M.C. Ghose, J.
1. Upon hearing the advocate for the accused it appears that the petitioner's son was charged with an offence under Section 17(2), Bengal Criminal Law Amendment Act in April 1932 and the said son absconded and could not be found. The petitioner was appointed a special Police Officer and was directed to produce his son at the police station. On 24th November 1933, about 18 months afterwards a Police Officer went to the petitioner's house and demanded him to produce his son whereupon the petitioner sent for his son who was said to have gone out for a walk, and when the son came back the petitioner produced him to the Police Officer without delay. Upon these facts the petitioner has been convicted under Section 212, I.P.C. The two facts upon which the learned Sessions Judge has based the conviction are (1) that the petitioner knew the whereabouts of his son and (2) that he did not himself produce the son nor gave information to the Police Officer as to the whereabouts of the son.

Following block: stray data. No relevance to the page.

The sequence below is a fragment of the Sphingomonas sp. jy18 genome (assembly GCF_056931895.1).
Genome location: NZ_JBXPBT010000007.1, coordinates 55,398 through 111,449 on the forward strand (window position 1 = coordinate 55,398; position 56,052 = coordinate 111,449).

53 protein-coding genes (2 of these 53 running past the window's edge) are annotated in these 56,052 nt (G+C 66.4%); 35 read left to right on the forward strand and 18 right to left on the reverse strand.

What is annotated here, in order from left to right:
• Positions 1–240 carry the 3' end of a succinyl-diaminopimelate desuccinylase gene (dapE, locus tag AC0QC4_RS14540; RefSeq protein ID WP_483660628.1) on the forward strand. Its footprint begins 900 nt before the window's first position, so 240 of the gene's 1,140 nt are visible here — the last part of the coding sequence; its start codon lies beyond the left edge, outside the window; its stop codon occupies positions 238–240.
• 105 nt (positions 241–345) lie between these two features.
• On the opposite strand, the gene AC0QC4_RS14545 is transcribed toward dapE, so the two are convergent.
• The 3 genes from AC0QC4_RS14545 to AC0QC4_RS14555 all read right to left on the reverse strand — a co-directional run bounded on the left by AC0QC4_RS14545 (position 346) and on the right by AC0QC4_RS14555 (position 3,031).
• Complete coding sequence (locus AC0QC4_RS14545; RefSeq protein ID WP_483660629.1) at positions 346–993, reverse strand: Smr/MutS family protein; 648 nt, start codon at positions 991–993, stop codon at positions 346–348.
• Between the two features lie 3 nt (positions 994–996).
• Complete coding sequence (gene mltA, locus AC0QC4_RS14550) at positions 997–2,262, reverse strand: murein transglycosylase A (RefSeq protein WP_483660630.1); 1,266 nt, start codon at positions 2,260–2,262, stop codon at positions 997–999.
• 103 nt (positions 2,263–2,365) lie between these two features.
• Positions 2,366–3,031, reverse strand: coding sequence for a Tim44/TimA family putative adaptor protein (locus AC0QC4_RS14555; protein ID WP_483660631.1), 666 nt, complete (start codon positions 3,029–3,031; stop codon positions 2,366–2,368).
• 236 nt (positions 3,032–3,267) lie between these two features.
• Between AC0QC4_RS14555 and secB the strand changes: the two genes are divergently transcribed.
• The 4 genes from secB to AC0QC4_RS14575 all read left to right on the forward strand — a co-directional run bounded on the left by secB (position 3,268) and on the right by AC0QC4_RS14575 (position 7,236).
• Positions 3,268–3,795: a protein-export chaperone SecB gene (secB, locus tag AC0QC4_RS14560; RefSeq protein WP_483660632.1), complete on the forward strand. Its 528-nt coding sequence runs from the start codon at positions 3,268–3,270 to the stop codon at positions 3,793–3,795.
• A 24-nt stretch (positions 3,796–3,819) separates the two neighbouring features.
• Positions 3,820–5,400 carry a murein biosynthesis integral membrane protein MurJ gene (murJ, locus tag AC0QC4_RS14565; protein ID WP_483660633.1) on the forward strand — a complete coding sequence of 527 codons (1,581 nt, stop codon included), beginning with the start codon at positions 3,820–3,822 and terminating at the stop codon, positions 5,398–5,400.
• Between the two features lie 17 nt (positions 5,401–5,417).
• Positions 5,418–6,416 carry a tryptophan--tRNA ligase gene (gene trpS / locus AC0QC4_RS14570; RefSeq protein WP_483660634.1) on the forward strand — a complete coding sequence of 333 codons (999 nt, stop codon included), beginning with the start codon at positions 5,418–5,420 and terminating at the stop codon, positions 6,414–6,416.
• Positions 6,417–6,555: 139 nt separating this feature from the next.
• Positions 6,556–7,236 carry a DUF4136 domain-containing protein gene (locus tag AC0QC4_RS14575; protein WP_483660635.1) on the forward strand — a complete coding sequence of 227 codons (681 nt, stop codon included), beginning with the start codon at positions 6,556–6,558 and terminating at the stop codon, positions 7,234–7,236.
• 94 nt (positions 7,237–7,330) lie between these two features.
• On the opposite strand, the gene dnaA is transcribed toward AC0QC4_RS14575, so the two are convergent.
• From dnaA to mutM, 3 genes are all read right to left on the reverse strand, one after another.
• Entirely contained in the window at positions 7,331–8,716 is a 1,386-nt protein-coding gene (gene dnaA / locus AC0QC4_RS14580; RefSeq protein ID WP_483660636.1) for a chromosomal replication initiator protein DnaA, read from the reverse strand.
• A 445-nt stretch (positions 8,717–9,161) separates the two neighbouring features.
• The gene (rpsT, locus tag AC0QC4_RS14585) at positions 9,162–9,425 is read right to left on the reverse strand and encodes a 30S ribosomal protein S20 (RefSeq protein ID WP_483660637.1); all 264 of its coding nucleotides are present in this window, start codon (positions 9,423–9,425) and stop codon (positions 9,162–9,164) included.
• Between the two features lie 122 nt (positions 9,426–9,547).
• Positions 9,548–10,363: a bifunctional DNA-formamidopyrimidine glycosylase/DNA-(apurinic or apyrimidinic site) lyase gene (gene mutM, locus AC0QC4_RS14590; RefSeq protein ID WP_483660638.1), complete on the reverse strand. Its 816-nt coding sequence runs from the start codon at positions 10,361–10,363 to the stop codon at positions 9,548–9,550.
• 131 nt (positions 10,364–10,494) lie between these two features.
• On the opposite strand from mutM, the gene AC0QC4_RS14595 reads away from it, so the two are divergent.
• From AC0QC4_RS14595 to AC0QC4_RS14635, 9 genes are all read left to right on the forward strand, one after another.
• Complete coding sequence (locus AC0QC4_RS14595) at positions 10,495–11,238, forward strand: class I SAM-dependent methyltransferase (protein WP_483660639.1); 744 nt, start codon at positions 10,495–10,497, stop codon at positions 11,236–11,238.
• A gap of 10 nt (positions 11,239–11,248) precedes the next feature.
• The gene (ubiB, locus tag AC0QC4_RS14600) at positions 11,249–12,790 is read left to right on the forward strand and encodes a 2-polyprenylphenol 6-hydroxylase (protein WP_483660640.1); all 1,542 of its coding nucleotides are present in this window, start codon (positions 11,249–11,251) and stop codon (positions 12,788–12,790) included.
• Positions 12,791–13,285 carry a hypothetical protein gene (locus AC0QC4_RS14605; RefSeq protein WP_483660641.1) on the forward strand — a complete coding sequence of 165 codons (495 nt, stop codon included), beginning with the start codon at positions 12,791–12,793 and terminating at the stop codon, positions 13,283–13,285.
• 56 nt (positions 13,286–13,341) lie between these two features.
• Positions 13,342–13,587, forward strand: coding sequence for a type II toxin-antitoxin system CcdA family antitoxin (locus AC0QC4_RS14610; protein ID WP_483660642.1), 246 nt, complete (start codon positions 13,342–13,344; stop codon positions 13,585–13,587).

2. It is urged by the advocate that these facts are not sufficient to amount to a harbouring within the definition of Section 216-B, I.P.C. There it is stated that 'harbour' includes the supplying a person with shelter, food, drink, money, cloths, arms, ammunition or means of conveyance or the assisting a person in any way to evade apprehension. Mere knowledge of the whereabouts of an offender does not amount to harbouring him: See in this connexion the case of Emperor v. Husain Bakhsh (1903) 25 All 261 where the accused men actually tried to mislead the police by telling lies as to the whereabouts of the offender and yet they were found not to have harboured him. The present case is stronger inasmuch as the petitioner produced the offender to the police as soon as the police demanded him. In the circumstances, the conviction is set aside and the fine, if paid, will be refunded.